Gerson says he’s running; Chin, Gleason still are, too

By Julie Shapiro

Potential candidates for City Councilmember Alan Gerson’s seat now find themselves running against the man they had intended to replace.

Gerson’s vote more than a month ago to give Mayor Mike Bloomberg a chance at another term also gave Gerson himself the opportunity to run for re-election in 2009 after his two terms are up. Gerson plans to take advantage of this chance for a third term, which means that those who expected to run for an open seat are now likely facing an incumbent.

The First Council District includes Lower Manhattan, Soho, Washington Square, the South Village, the Lower East Side, Little Italy and part of Chinatown.

Margaret Chin and Pete Gleason, the only two candidates who officially joined the race before Gerson added his name to the list, still plan to run and are trying not to let the switch-up affect their campaigns.

“I’m going to do what I was doing anyway,” said Chin, a Hanover Square resident who left her job at Asian Americans for Equality to campaign full time. “I just have to work a little harder.”

Gleason, a lawyer and former firefighter who lives in Tribeca, spent much of the last year criticizing Julie Menin, the Community Board 1 chairperson, whom Gleason presumed to be his top opponent. But after Gerson joined the race, Menin said she would not run, and Gleason quickly made the transition to campaigning against Gerson instead.

“Both of them are formidable opponents,” Gleason said. He now has to battle the power of Gerson’s incumbency, rather than Menin’s wealth, he said.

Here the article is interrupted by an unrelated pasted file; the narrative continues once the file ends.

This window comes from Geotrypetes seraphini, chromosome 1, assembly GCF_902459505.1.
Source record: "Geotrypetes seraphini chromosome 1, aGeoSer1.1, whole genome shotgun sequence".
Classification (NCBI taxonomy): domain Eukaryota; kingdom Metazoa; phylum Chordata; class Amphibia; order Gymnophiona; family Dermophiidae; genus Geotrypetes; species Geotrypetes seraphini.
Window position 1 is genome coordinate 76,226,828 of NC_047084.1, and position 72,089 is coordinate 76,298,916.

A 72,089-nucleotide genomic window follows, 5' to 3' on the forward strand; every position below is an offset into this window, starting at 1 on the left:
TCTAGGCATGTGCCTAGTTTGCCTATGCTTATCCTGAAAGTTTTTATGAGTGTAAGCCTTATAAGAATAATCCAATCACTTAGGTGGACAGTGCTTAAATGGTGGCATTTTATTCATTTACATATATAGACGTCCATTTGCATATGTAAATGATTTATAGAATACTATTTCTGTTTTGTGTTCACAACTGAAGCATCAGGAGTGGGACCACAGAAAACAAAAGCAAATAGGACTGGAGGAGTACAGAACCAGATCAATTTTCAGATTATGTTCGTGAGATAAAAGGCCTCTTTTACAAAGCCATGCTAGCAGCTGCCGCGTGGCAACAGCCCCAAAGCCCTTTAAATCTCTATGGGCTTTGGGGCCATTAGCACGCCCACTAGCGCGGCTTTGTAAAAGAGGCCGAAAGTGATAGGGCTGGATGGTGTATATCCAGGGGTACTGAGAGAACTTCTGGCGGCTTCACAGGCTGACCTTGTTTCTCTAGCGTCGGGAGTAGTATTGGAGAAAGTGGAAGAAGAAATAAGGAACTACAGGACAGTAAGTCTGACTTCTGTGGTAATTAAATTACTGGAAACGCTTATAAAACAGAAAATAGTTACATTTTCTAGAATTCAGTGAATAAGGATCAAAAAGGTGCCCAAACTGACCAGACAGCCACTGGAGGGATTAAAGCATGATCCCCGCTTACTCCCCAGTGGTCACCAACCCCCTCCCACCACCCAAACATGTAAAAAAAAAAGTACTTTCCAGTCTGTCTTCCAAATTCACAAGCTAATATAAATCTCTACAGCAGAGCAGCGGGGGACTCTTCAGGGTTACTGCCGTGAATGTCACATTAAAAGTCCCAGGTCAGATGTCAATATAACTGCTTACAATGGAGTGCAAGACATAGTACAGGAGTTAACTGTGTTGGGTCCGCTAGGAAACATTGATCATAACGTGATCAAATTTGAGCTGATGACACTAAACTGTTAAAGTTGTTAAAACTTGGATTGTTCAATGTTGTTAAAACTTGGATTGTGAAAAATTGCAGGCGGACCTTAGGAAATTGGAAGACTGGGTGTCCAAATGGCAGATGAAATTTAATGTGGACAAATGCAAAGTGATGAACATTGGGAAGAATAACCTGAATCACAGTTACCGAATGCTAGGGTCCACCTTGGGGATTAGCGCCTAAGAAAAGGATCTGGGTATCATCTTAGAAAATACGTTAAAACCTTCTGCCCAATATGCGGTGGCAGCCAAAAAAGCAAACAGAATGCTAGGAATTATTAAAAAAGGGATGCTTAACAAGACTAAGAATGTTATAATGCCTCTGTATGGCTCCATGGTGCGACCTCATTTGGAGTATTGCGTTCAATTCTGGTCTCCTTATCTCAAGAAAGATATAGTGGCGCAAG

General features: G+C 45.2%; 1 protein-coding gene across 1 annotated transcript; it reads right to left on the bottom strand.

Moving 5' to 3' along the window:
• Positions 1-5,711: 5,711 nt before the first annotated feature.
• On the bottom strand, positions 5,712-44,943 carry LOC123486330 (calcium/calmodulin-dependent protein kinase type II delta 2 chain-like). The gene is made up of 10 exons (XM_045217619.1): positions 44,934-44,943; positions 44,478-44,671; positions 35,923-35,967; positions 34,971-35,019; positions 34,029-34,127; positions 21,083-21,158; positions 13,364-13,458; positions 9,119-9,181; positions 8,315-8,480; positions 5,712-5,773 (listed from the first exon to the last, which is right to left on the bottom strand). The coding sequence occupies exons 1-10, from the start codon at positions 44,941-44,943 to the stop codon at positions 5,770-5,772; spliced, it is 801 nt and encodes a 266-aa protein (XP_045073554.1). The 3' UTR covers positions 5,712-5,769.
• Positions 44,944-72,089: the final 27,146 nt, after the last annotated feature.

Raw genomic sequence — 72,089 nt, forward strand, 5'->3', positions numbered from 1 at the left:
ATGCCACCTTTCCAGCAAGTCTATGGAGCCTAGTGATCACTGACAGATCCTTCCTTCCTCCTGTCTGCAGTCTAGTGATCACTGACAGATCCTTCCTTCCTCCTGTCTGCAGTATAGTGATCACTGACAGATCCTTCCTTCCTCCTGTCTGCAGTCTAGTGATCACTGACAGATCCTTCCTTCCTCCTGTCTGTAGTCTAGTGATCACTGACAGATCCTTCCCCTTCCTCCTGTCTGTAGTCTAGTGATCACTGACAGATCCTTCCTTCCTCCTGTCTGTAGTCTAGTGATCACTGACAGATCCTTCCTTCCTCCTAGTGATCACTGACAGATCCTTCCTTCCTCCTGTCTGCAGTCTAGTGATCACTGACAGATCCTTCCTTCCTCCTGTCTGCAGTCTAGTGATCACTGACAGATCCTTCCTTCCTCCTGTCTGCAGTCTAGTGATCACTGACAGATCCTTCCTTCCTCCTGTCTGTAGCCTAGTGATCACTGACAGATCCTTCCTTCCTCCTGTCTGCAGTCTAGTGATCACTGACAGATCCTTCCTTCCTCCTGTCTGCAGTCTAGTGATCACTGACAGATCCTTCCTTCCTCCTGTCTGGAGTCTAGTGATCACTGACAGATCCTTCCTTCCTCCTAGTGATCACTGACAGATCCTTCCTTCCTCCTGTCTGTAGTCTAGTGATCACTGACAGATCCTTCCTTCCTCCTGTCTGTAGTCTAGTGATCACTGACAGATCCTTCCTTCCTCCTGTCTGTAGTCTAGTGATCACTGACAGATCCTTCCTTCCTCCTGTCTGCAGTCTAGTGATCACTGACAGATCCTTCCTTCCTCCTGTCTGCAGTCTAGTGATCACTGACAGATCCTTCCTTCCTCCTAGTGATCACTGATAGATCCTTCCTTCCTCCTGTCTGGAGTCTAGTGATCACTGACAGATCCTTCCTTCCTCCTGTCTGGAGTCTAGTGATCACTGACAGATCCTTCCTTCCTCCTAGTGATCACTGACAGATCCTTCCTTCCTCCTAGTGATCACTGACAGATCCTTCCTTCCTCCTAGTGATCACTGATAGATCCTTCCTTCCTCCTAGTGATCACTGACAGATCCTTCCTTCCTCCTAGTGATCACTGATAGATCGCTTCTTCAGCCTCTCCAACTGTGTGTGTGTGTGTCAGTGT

Menin had been an early favorite in the race, though she never formerly joined it. Now that Gerson is running, she said she looks forward to staying chairperson of the community board and spending time with her 3-year-old twins and 5-year-old son.

“I’m O.K. waiting and possibly running in five years,” Menin said.

She did not say whether she would re-enter the race if Gerson backed out, saying chances to win an open seat do not come often.

Under Community Board 1’s term limit rules, Menin could potentially stay chairperson of the board until 2012.

Another prospective candidate and Gerson supporter, Jan Lee, who owns a furniture store in Chinatown, said he still has not made a decision on whether to run, though he said about a year ago that he was months away from deciding.

“This has really thrown a big wrench into it,” Lee said of Gerson’s decision.

Borough President Scott Stringer had considered a run for public advocate but he recently announced that he would run for re-election instead. Prior to the announcement, Gerson said if Stringer chose not to run, he would “possibly” run for borough president himself, which would take him back out of the City Council race and open it up again.

Two more candidates who would make a splash if they jumped into the race are Madelyn Wils, who works for the city’s Economic Development Corporation, and Kathryn Freed, a judge who held Gerson’s seat before he was elected in 2001. Either one would be a strong candidate, several people said. Gleason even said he would drop out if Freed ran.

Freed said that she has pretty much decided not to run. While she is not enamored of her job as a judge, financially she could not afford to sacrifice her salary while running for the council, she said.

“It would be fun,” she said wistfully. “I miss being in the City Council.”

Freed opposes term limits and said that if she hadn’t been forced to leave the council at the end of her second term in 2001, she would likely still be there.

Wils, who chaired C.B. 1 and later joined E.D.C. as vice president for planning and development, when recently asked, would not rule out the possibility of running against Gerson.

“My intention right now is to stay where I am,” she said. “Right now, all I’m thinking about is the position I hold. I’m very busy.”

John Fratta, a C.B. 1 member who ran for the First Council District seat in 2001 isn’t running this time, and was backing Menin before she dropped out. Fratta thinks people are so incensed over Gerson’s term limit vote that several more will join the race.

“You’re going to see a few candidates coming out of the woodwork to run,” Fratta said. “It’s going to be fun.”